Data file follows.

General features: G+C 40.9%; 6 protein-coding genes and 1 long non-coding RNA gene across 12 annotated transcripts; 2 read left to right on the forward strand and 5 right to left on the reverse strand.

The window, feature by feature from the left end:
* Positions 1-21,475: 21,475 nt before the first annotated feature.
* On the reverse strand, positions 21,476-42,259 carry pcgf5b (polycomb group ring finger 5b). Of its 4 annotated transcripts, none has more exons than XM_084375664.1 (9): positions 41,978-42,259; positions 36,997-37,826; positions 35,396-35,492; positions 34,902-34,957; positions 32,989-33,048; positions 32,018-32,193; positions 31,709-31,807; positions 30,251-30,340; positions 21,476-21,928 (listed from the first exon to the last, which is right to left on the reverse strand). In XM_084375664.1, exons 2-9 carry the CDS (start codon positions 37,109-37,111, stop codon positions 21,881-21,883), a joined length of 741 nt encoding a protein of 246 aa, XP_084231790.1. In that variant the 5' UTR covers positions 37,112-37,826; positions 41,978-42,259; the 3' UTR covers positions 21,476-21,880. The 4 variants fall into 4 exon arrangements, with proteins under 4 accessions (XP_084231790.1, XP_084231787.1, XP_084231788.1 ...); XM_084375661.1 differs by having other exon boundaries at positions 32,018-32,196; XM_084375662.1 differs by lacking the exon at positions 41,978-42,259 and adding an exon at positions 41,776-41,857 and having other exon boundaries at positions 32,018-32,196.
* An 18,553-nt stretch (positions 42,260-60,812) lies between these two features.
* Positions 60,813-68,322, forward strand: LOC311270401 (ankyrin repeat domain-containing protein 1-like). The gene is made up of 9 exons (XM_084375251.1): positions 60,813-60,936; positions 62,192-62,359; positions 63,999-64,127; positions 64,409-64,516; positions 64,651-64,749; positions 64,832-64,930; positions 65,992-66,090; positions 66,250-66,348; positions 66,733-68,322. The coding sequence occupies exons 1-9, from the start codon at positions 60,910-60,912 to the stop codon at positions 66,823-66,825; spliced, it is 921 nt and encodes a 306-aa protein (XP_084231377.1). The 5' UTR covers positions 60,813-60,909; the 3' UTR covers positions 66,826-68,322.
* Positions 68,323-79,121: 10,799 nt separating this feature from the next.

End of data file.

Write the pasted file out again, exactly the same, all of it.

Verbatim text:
General features: G+C 40.9%; 6 protein-coding genes and 1 long non-coding RNA gene across 12 annotated transcripts; 2 read left to right on the forward strand and 5 right to left on the reverse strand.

The window, feature by feature from the left end:
* Positions 1-21,475: 21,475 nt before the first annotated feature.
* On the reverse strand, positions 21,476-42,259 carry pcgf5b (polycomb group ring finger 5b). Of its 4 annotated transcripts, none has more exons than XM_084375664.1 (9): positions 41,978-42,259; positions 36,997-37,826; positions 35,396-35,492; positions 34,902-34,957; positions 32,989-33,048; positions 32,018-32,193; positions 31,709-31,807; positions 30,251-30,340; positions 21,476-21,928 (listed from the first exon to the last, which is right to left on the reverse strand). In XM_084375664.1, exons 2-9 carry the CDS (start codon positions 37,109-37,111, stop codon positions 21,881-21,883), a joined length of 741 nt encoding a protein of 246 aa, XP_084231790.1. In that variant the 5' UTR covers positions 37,112-37,826; positions 41,978-42,259; the 3' UTR covers positions 21,476-21,880. The 4 variants fall into 4 exon arrangements, with proteins under 4 accessions (XP_084231790.1, XP_084231787.1, XP_084231788.1 ...); XM_084375661.1 differs by having other exon boundaries at positions 32,018-32,196; XM_084375662.1 differs by lacking the exon at positions 41,978-42,259 and adding an exon at positions 41,776-41,857 and having other exon boundaries at positions 32,018-32,196.
* An 18,553-nt stretch (positions 42,260-60,812) lies between these two features.
* Positions 60,813-68,322, forward strand: LOC311270401 (ankyrin repeat domain-containing protein 1-like). The gene is made up of 9 exons (XM_084375251.1): positions 60,813-60,936; positions 62,192-62,359; positions 63,999-64,127; positions 64,409-64,516; positions 64,651-64,749; positions 64,832-64,930; positions 65,992-66,090; positions 66,250-66,348; positions 66,733-68,322. The coding sequence occupies exons 1-9, from the start codon at positions 60,910-60,912 to the stop codon at positions 66,823-66,825; spliced, it is 921 nt and encodes a 306-aa protein (XP_084231377.1). The 5' UTR covers positions 60,813-60,909; the 3' UTR covers positions 66,826-68,322.
* Positions 68,323-79,121: 10,799 nt separating this feature from the next.